Jacobs has worked under the umbrella of World Wrestling Entertainment since 1995. After announcing his candidacy last April, he’s been seen very sporadically on television. The last time he worked a match on TV was the main event of the March 26th edition of Raw against John Cena.

Adam Cole: I want to have the biggest personality in the room and not just on the microphone

Leave a comment

Before Adam Cole heads to the Smoothie King Center for NXT TakeOver: New Orleans, this Saturday at 8 p.m. ET on WWE Network, I chatted with him about how much he’s learned during his time in NXT, what makes the NXT crowds special and what it was like to meet Shawn Michaels. 

About a year ago you said that if you made the jump to WWE that you would want to start off in NXT as opposed to going right to the main roster, flash forward to now and you’re an established star in NXT. Is this part of your journey everything you thought it would be?

“Yeah for sure. When I come into a situation, especially like this one in NXT, my goal is to get to perform in front of these fans, to get to wrestle with these guys, who are in my opinion, some of the best wrestlers in the entire world. I felt like I could fit really well in this environment and I think I have. To get the chance to do what I’ve done here so far has been a total blast and so much fun.

But at the same time it’s exceeded my expectations in many ways. I’ve gotten to do things in NXT, and even WWE, that I didn’t imagine I would get the chance to do. Very happy with the journey so far.”

In what ways have you grown as a performer since coming to WWE?

“There’s just such a better understanding of who I am actually as a performer. You fall kind of into … I don’t want to say a routine because you’re always trying to improve and get better, but when you wrestle for certain organizations time-and-time again, you kind of fall into this routine of performing a certain way and having matches a certain way. Also, after a while you’ve wrestled everyone over-and-over again.

Getting to come here and getting to wrestle a bunch of new talent, some guys I’ve met before and some guys that I’ve never met before. It puts you in a situation where you learn to adapt and change, whether it be character wise, things that you do in the ring. It just gives you new challenges.

I’m teaming a lot more with Bobby Fish and Kyle O’Reilly, so that throws me into a different situation as far as learning to wrestle as part of a team as opposed to working solo most of the time.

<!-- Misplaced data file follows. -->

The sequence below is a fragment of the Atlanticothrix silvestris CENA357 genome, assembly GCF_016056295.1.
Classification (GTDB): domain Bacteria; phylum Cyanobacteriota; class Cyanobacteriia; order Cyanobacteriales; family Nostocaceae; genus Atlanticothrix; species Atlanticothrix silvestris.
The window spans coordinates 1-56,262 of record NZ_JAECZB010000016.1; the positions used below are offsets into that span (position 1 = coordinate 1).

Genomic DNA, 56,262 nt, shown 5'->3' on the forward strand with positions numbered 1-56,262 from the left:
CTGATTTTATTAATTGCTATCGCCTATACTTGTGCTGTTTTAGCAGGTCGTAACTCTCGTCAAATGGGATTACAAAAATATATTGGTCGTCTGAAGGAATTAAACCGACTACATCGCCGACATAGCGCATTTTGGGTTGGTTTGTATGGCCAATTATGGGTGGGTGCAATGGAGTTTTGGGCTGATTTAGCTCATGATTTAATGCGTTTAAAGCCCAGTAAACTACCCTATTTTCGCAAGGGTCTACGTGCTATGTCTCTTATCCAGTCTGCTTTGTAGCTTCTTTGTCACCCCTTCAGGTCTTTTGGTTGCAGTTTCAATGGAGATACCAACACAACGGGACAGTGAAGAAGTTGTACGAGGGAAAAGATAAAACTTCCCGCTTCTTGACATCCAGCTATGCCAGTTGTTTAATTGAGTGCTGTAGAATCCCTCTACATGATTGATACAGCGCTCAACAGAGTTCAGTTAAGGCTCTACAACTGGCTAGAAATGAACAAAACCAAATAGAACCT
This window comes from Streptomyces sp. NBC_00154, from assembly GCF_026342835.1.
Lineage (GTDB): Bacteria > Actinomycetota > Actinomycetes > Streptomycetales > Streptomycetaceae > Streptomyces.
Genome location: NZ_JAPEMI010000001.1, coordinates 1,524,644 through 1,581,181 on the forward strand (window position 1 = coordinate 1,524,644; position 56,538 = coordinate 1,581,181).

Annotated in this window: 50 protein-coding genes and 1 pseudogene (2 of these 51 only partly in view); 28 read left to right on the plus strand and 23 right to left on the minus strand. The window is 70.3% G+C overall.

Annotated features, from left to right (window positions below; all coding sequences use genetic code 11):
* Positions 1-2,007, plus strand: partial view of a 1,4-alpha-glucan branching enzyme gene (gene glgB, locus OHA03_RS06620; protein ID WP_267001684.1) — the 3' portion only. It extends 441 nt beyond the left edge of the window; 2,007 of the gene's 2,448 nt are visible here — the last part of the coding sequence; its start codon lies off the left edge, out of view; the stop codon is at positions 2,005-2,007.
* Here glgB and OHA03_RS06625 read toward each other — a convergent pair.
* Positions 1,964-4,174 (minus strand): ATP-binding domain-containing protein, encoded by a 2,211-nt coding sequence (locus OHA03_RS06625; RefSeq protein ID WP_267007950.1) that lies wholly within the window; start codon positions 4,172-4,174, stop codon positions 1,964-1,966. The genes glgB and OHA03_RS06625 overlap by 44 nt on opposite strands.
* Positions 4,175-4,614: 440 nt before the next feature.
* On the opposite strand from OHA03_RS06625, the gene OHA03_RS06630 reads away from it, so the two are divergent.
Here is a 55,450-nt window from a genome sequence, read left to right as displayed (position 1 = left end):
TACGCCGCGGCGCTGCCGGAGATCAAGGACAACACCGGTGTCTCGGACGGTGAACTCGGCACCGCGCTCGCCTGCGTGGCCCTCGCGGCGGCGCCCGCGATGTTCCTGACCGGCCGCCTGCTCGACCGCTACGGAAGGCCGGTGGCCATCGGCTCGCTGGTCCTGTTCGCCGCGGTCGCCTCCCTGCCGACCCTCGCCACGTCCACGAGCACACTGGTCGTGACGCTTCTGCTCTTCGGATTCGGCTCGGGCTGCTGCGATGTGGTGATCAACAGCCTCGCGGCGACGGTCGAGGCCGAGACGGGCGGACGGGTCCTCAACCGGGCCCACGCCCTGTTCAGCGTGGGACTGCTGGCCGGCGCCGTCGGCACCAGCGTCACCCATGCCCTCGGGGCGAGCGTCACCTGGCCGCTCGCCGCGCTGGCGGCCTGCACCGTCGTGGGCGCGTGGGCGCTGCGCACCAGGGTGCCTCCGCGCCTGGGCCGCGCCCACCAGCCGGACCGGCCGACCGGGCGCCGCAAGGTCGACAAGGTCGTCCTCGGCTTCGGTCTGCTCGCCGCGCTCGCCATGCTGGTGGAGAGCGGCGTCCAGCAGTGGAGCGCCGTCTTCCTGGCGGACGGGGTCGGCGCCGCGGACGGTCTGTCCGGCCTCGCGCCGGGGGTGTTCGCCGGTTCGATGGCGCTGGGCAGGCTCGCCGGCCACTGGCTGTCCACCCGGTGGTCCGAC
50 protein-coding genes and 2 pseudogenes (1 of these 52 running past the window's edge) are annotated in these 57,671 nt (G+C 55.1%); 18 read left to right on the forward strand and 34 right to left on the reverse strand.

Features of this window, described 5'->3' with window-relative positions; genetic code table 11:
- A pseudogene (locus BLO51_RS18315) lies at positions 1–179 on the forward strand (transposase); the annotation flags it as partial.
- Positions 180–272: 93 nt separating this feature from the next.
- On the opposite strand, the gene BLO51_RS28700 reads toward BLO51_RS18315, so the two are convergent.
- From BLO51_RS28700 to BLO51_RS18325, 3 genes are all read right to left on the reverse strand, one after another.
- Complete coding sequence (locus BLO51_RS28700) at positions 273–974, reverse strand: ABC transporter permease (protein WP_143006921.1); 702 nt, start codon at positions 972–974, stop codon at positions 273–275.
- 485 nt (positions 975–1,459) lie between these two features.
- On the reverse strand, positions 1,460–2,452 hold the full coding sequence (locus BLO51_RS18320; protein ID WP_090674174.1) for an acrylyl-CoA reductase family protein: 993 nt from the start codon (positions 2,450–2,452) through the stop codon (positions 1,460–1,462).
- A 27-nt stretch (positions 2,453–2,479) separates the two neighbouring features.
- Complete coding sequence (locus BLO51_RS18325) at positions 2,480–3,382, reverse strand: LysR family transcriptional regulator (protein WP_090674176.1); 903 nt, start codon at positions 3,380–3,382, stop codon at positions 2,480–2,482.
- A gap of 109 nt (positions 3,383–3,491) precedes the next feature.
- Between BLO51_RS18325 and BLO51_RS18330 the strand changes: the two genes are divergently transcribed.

Also the fans, I’ve noticed in each and every promotion, even though there are a lot of similarities in many different ways, NXT is a totally different animal.

Overall, adapting has been the biggest growing point for me.”

Interesting, in what ways are the NXT crowds different from the other promotions you’ve worked for.

“The NXT fans to me are in love and so infatuated with the characters. So to me when you see a guy like Velveteen Dream or No Way Jose and the way that they’re so invested in them as performers, not even necessarily with what they’re doing between the ropes, but in their entrances.

I feel the connection with the audience is just so much greater than anything I’ve felt before. It’s pretty incredible, especially when you’re at TakeOver events.”

When I watch the backstage segments with you, Kyle, and Bobby, they come off like old school nWo style promos. Obviously the music playing in the background, which sounds like a new age nWo theme, and the camera angles help, but it’s the natural chemistry you guys have on camera because it seems like you’re just having fun and being yourselves on camera. I would imagine it has to be awesome to just bounce off of each other while filming those.

“Oh man yeah, it’s so much fun. I think that’s exactly why it comes off that way. Me, Bobby, and Kyle are as close as it gets. That’s not just a performance. I’ve known Kyle O’Reilly since 2009 and I was in his wedding. I’ve known Bobby Fish for years and years, we used to travel together all of the time. We talk every single day.

So when we’re there and we’re talking in front of the camera, that’s just us having a good time and I think that’s a big reason why the group works so well. It’s very natural because it’s very real. So I think in turn how we project ourselves comes off as fun because we are genuinely having a great time together.”

Speaking of coming off natural, you come off so natural on the microphone. I talked with Ronda [Rousey] this week about where she’s at in terms of speed while talking in front of the live audience and then I asked Roman [Reigns] about it and he talked about how he was able to process the idea of taking his time to make sure he stopped rushing through his material.

Is the speaking part of the business something that you were able to gravitate towards and get comfortable with quickly?